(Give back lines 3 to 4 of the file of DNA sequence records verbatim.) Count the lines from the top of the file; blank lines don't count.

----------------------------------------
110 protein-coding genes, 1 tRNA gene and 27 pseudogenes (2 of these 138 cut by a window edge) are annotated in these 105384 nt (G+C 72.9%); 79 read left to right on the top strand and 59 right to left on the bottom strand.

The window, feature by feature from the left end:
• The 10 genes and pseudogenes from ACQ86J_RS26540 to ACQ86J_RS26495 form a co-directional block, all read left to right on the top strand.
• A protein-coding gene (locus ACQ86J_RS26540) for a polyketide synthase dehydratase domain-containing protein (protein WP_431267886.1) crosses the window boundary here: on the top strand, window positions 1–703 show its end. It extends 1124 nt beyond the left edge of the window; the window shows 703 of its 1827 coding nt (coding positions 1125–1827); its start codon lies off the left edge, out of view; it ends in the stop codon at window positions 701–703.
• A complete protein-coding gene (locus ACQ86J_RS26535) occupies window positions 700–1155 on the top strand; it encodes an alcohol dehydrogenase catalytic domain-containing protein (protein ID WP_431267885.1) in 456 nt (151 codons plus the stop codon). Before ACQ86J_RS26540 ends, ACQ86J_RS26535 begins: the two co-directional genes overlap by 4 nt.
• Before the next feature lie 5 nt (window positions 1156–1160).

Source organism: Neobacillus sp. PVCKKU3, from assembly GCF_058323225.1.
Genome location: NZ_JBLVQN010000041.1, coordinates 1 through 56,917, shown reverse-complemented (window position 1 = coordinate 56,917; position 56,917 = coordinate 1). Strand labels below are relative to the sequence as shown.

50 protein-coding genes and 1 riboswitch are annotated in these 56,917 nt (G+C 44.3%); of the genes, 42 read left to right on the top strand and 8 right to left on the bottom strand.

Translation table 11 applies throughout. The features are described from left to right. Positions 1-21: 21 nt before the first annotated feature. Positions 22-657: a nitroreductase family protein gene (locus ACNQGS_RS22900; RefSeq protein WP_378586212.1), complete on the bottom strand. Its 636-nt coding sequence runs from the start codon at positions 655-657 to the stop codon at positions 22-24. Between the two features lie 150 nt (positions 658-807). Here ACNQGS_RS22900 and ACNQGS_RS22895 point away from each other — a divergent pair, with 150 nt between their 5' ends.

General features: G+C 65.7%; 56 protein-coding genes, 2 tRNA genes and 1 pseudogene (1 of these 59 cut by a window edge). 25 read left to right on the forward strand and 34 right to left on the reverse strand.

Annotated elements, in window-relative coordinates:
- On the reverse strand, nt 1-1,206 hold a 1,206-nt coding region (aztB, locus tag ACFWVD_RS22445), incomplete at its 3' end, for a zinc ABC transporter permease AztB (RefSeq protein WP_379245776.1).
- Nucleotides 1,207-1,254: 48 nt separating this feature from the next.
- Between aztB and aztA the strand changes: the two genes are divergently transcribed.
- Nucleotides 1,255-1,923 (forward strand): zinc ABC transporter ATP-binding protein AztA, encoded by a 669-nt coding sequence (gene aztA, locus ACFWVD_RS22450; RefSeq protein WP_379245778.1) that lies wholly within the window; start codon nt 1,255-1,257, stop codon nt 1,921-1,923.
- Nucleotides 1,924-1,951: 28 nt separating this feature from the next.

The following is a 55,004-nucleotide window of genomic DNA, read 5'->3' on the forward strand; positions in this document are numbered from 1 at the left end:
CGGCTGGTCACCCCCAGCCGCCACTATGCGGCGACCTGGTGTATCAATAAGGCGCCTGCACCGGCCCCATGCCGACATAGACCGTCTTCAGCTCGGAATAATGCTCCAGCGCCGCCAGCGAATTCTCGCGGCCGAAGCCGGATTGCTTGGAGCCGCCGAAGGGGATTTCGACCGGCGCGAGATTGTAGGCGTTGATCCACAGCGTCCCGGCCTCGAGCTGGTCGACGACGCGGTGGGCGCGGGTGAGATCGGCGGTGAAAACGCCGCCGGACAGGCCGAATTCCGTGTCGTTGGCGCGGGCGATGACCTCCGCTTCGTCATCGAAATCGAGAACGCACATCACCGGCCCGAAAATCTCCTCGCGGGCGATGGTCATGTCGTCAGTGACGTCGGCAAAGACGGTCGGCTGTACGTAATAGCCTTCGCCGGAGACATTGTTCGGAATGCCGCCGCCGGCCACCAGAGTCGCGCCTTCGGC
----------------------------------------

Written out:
• The 10 genes and pseudogenes from ACQ86J_RS26540 to ACQ86J_RS26495 form a co-directional block, all read left to right on the top strand.
• A protein-coding gene (locus ACQ86J_RS26540) for a polyketide synthase dehydratase domain-containing protein (protein WP_431267886.1) crosses the window boundary here: on the top strand, window positions 1–703 show its end. It extends 1124 nt beyond the left edge of the window; the window shows 703 of its 1827 coding nt (coding positions 1125–1827); its start codon lies off the left edge, out of view; it ends in the stop codon at window positions 701–703.